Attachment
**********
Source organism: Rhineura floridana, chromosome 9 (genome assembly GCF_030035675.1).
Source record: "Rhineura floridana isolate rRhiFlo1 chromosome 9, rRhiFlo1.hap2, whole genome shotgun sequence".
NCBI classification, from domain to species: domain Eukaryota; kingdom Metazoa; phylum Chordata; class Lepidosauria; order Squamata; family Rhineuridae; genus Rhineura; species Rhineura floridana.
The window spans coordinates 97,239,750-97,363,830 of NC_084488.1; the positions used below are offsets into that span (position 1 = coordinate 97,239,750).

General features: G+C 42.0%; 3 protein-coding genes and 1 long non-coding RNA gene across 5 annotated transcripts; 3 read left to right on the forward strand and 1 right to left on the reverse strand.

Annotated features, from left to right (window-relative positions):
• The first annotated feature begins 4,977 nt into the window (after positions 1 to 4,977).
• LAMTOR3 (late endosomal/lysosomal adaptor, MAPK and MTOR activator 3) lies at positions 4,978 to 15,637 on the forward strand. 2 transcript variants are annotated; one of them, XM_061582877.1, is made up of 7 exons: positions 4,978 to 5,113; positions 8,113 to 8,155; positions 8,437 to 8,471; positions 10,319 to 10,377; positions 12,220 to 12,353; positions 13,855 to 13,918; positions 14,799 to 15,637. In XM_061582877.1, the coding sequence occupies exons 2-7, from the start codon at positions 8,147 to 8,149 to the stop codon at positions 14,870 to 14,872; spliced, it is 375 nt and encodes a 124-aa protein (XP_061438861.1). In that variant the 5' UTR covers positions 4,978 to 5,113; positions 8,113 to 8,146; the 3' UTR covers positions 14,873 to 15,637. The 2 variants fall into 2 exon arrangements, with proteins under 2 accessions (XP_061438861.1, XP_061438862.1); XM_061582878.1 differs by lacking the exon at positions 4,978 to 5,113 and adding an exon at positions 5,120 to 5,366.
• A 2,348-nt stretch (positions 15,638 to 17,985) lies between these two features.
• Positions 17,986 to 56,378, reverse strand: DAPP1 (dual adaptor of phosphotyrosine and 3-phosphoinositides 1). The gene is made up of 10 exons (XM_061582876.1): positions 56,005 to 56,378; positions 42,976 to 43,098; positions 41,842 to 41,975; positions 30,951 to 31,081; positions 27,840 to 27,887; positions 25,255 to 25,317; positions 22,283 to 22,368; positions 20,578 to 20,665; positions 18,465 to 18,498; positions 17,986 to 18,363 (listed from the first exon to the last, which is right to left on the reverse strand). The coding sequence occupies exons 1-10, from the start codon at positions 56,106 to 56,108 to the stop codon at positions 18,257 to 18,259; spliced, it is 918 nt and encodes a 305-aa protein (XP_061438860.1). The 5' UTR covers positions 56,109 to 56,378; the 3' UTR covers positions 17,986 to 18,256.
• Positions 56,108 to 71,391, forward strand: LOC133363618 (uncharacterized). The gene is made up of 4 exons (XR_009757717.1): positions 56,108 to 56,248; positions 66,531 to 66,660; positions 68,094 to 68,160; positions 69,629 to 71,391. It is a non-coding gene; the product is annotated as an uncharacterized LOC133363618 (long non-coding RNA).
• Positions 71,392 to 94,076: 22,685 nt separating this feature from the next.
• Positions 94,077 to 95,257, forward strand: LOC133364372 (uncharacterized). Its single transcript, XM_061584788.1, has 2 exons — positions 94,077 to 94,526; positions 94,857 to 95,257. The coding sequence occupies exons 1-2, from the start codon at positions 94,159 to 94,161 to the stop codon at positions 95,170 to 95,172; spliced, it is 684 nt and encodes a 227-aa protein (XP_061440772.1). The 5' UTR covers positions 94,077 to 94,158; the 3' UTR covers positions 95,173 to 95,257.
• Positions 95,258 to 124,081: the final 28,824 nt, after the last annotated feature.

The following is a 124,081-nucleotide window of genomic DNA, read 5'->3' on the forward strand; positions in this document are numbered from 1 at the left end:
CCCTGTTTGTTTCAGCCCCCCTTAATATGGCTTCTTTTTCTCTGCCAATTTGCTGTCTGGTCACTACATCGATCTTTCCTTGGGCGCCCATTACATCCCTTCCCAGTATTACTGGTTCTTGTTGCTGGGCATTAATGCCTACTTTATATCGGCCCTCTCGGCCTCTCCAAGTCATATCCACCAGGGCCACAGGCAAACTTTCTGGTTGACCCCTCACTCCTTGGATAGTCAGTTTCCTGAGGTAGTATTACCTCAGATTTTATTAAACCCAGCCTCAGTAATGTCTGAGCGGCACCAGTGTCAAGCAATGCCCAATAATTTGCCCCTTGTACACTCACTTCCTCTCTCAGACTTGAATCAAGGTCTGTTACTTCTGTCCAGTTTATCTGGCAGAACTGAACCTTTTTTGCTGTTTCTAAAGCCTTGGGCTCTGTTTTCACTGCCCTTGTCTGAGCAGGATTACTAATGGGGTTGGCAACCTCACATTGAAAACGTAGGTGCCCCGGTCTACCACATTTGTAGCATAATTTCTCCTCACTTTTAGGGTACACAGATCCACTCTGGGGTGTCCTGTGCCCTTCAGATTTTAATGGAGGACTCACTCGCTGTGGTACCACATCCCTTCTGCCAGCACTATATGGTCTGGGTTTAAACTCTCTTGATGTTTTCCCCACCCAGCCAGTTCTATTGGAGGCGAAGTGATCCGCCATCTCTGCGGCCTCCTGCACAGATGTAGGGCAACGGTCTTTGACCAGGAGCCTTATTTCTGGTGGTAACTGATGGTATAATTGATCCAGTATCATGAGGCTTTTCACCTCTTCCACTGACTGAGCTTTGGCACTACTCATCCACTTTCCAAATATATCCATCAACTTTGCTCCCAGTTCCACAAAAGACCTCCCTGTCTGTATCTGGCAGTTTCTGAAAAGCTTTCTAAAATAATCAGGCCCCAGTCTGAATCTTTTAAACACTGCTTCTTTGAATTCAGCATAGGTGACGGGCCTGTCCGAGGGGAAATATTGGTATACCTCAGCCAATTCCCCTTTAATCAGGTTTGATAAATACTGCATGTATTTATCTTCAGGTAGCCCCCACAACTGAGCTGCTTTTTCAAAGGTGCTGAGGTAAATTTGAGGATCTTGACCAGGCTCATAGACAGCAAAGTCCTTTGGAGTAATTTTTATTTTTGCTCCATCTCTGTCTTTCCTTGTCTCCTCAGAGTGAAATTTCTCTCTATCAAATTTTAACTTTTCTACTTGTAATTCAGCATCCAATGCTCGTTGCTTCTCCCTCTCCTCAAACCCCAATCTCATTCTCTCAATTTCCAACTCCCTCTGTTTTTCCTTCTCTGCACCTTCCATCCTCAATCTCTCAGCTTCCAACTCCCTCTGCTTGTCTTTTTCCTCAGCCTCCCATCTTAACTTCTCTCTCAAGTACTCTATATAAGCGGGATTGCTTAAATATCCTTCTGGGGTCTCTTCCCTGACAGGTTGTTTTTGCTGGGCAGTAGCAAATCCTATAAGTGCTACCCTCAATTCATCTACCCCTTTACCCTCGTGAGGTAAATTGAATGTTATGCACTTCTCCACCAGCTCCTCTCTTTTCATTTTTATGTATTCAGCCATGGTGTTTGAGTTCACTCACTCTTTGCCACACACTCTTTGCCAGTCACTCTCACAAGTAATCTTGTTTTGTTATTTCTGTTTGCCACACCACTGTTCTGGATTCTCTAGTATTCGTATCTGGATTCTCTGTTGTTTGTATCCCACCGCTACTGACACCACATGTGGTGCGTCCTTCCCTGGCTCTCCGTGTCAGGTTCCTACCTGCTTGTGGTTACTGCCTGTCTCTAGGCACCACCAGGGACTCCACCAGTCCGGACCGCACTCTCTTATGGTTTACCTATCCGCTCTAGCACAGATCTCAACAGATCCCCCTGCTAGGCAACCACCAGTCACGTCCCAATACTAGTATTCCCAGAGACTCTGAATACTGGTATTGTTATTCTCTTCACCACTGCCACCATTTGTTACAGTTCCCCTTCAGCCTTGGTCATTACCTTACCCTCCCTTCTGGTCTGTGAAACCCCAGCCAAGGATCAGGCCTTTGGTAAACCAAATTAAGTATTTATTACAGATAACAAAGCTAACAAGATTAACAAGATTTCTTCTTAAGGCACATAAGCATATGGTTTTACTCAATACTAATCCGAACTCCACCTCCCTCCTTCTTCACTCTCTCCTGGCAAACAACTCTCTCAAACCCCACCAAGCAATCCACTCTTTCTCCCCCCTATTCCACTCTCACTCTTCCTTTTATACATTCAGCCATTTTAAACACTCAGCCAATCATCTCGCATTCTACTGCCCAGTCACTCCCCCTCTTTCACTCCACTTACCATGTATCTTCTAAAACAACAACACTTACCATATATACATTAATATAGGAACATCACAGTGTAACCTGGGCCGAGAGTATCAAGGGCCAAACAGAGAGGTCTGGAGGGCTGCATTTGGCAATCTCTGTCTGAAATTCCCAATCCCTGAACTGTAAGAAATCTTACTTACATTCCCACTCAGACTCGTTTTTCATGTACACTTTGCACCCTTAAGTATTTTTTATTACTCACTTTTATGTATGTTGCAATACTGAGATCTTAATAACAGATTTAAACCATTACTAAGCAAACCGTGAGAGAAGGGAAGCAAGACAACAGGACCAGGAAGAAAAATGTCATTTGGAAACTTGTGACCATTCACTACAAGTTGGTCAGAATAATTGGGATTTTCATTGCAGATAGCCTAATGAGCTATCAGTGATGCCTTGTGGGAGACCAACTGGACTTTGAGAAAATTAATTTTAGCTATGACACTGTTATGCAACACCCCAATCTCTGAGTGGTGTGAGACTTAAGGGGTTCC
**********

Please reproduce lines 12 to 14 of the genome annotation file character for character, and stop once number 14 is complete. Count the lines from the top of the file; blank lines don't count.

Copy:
• Positions 71,392 to 94,076: 22,685 nt separating this feature from the next.
• Positions 94,077 to 95,257, forward strand: LOC133364372 (uncharacterized). Its single transcript, XM_061584788.1, has 2 exons — positions 94,077 to 94,526; positions 94,857 to 95,257. The coding sequence occupies exons 1-2, from the start codon at positions 94,159 to 94,161 to the stop codon at positions 95,170 to 95,172; spliced, it is 684 nt and encodes a 227-aa protein (XP_061440772.1). The 5' UTR covers positions 94,077 to 94,158; the 3' UTR covers positions 95,173 to 95,257.
• Positions 95,258 to 124,081: the final 28,824 nt, after the last annotated feature.